Do you often suffer from constipation? Feel fatigued and tired most of the time? Have fluctuating postprandial blood sugar readings? These could be signs indicating a lack of adequate fibre in your diet.
Read this article to find out the importance of fibre in your diet and foods that can help you up your fibre intake.
“Eat more fibre.” This is one diet advice we hear from a lot of diet experts and nutritionists. There is a reason for this: Fibre does wonders to our gut health. A healthy gut is the foundation of a healthy body, mind and an active brain.
Remember how a bout of constipation made you irritable and unproductive at your desk the entire day? Fibre in your diet can help you overcome that queasy, heavy feeling and keep your mind agile too. But that is not the only thing fiber can do for you. There are a host of health benefits you can enjoy if you eat fibre-rich foods daily.
What is fibre?
Dietary fibre is mostly found in plant-based foods, like - vegetables, fruits, whole grains, legumes etc. It is also called roughage as it is the indigestible part of the plant produce. So, unlike the other components of food - carbohydrates, proteins and fats - fibre doesn’t break down inside your body for absorption. It remains undigested and comes out intact from your body after going through the stomach, intestine and colon - as it moves around your digestive system it helps to improve the bowel movements.
There are two types of fibre
Soluble fibre - Soluble fibre absorbs water and forms a gel-like substance in the digestive system. This kind of fibre helps in lowering cholesterol levels and regulating blood sugar readings.
Insoluble fibre: As the name suggests, this kind of fibre doesn’t dissolve in water, it adds bulk to your stool and helps prevent constipation.
To reap the benefits of fibre your diet should have a mix of both soluble and insoluble fibre.
Benefits of eating a fibre-rich diet
- Keeps your heart healthy: Studies suggest that eating a fibre-rich diet helps to keep the heart young and healthy in many ways. First, fibre helps lower cholesterol levels, particularly the LDL or bad cholesterol, which is a significant risk factor for various cardiovascular diseases. Second, it also keeps blood pressure in control and prevents inflammation of the arteries.
- Keeps your gut healthy: This is what fibre is famous for, to promote gut health like no other. Adequate intake of dietary fibre helps in adding bulk to stool and initiates smooth bowel movements. Besides that, dietary fibre also keeps the gastrointestinal tract healthy and reduces the risk of various diseases like - colon cancer, hemorrhoids, Hiatal hernias, reflux and more.
- Reduces risk of type 2 diabetes: Including fibre in the diet can do wonders for people living with diabetes or those diagnosed with prediabetes. Fibre slows down the absorption of sugar in the body, thus preventing a spike in postprandial sugar levels. Studies also suggest that people who ate more fibre-rich foods like whole grains saw a reduction in their blood sugar levels and had a lower risk of developing type 2 diabetes in the future.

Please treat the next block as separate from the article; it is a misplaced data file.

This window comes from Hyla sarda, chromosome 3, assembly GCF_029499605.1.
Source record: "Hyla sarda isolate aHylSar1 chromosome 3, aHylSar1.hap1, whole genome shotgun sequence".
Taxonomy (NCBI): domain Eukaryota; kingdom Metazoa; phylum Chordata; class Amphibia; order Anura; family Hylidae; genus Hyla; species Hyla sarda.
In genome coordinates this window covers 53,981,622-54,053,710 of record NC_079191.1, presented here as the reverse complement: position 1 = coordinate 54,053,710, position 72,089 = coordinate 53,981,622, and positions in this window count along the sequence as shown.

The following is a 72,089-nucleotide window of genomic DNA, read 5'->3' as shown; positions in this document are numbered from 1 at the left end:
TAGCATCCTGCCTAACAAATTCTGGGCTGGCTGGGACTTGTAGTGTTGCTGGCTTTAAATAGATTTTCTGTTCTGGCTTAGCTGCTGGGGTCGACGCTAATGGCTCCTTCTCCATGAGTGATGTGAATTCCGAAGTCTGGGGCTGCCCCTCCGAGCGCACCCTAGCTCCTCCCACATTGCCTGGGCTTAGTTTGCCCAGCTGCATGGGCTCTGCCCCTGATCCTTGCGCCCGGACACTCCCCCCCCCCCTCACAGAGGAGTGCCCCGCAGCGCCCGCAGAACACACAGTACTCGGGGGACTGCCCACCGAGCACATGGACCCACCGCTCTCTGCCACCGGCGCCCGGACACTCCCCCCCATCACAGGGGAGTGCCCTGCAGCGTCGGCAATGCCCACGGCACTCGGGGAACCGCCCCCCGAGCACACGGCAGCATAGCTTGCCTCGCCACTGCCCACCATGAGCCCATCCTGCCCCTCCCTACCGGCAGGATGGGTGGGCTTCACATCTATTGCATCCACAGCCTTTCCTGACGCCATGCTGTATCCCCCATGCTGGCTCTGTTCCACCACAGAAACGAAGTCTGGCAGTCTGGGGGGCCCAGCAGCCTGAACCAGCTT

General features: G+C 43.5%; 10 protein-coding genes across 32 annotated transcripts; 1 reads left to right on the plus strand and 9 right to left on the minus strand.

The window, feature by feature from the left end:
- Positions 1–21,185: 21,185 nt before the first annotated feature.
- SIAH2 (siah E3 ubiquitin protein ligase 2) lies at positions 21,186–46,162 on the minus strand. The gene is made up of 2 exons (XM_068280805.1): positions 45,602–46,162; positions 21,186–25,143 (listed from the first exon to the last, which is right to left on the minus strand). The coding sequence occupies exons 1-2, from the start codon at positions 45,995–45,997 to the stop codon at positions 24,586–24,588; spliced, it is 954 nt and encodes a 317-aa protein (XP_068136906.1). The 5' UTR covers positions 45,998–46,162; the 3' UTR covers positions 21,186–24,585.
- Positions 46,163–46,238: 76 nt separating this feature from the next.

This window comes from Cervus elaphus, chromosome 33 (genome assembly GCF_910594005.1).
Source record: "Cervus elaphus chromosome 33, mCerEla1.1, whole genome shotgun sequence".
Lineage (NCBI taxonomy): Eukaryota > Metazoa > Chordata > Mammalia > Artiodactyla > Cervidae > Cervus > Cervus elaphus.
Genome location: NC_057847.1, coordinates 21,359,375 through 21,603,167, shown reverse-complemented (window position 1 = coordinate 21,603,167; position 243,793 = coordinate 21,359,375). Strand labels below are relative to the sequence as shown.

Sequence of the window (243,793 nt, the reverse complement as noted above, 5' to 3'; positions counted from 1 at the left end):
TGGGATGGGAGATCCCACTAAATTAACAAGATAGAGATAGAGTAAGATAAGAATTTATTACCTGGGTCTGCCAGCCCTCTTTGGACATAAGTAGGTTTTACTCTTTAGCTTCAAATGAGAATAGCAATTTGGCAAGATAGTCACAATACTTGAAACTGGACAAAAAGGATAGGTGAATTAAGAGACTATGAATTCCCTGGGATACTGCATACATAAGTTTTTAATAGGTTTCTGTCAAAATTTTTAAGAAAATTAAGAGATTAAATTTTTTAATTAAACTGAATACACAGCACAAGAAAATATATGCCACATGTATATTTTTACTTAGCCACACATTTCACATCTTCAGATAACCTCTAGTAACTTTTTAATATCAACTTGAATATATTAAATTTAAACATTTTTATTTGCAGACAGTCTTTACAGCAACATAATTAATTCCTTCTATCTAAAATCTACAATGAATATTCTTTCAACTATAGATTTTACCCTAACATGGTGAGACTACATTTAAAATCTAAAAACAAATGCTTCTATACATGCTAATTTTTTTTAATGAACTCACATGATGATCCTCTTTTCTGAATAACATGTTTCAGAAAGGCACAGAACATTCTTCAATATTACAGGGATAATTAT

- Aids in weight management: Eating high-fibre foods can also help in weight management and restrict excess caloric intake. Fibre-rich foods tend to keep one full and satiated for a longer time, reducing chances of binge eating and restricting one to stay on track with his/her dietary goals.
- Reduces risk of premature deaths: While there isn't too much evidence to prove this, making fibre-rich foods a part of your staple diet reduces the risk of cardiovascular diseases and some types of cancers. This, in turn, reduces the chances of death due to the complications of such diseases and illnesses.
How much fibre do you need?
“The Indian Council of Medical Research recommends that the daily diet of an adult should contain at least 40g of dietary fibre (based on 2000 Kcal diet) (79). It is recommended to consume a variety of grain products, including whole grains and to choose at least four to five servings per day of fruits and vegetables. Along with dietary fibre recommendations, the significance of adequate water intake should be emphasized.”
High-fibre foods that you should include in your diet
Lentils and legumes: They are a great source of protein and also high in fibre. Lentils and legumes are a staple in the Indian diet. Having one bowl of lentils can help you acquire enough fibre and protein. You can choose from different varieties of lentils - moong, masoor, tur, chana dal etc. Legumes also have high fibre content - rajma, chole, lobia - are great choices to up your fibre intake.
Green leafy vegetables: Most leafy green vegetables like spinach, kale, fenugreek, banana stems are rich in fibre, try to include them in your diet often. Other vegetables rich in fibre are - broccoli, potatoes, sweet potatoes (great fibre source if eaten with skin), cauliflower, peas, okra.
Fruits: They are thought to be rich in Vitamin C and other essential micronutrients. While that is the fact, one cannot ignore the fibre content in fruits. Your best picks are - pears, apples, bananas, berries such as strawberries, blackberries, raspberries, etc.
Healthy seeds & nuts: Flaxseeds, chia seeds, sunflower seeds are a great source of fibre along with other minerals and nutrients. Munching on nuts such as almonds, pistachios, walnuts, peanuts can help you immensely to meet your fibre requirements.
Whole grains: They are a great source of insoluble fibres. Try to include more wheat, brown rice, millets, sago, and broken wheat in your diet.
Oats: They are a great source of soluble and insoluble fibre. Whether you have it as a breakfast cereal or experiment with some other dishes like oats upma or oats chilla, you are sure to get enough fibre from a cup of oats.